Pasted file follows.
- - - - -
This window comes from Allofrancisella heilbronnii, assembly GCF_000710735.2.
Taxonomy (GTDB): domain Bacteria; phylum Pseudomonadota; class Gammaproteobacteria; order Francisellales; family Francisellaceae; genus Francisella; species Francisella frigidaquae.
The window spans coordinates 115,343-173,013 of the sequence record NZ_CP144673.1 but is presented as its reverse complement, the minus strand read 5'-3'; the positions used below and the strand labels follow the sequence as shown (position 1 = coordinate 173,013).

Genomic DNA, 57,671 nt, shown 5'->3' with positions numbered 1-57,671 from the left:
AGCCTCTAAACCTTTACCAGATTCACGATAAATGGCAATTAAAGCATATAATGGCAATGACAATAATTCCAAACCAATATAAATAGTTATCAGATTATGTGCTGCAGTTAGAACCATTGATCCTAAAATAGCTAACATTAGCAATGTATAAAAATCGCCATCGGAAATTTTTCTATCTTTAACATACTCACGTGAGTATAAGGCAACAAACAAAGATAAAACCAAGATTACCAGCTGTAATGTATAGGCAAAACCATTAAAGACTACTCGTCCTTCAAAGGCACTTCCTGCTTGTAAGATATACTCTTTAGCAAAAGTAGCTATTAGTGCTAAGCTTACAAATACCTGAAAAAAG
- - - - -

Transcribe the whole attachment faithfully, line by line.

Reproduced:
This window comes from Allofrancisella heilbronnii, assembly GCF_000710735.2.
Taxonomy (GTDB): domain Bacteria; phylum Pseudomonadota; class Gammaproteobacteria; order Francisellales; family Francisellaceae; genus Francisella; species Francisella frigidaquae.
The window spans coordinates 115,343-173,013 of the sequence record NZ_CP144673.1 but is presented as its reverse complement, the minus strand read 5'-3'; the positions used below and the strand labels follow the sequence as shown (position 1 = coordinate 173,013).

Genomic DNA, 57,671 nt, shown 5'->3' with positions numbered 1-57,671 from the left:
AGCCTCTAAACCTTTACCAGATTCACGATAAATGGCAATTAAAGCATATAATGGCAATGACAATAATTCCAAACCAATATAAATAGTTATCAGATTATGTGCTGCAGTTAGAACCATTGATCCTAAAATAGCTAACATTAGCAATGTATAAAAATCGCCATCGGAAATTTTTCTATCTTTAACATACTCACGTGAGTATAAGGCAACAAACAAAGATAAAACCAAGATTACCAGCTGTAATGTATAGGCAAAACCATTAAAGACTACTCGTCCTTCAAAGGCACTTCCTGCTTGTAAGATATACTCTTTAGCAAAAGTAGCTATTAGTGCTAAGCTTACAAATACCTGAAAAAAG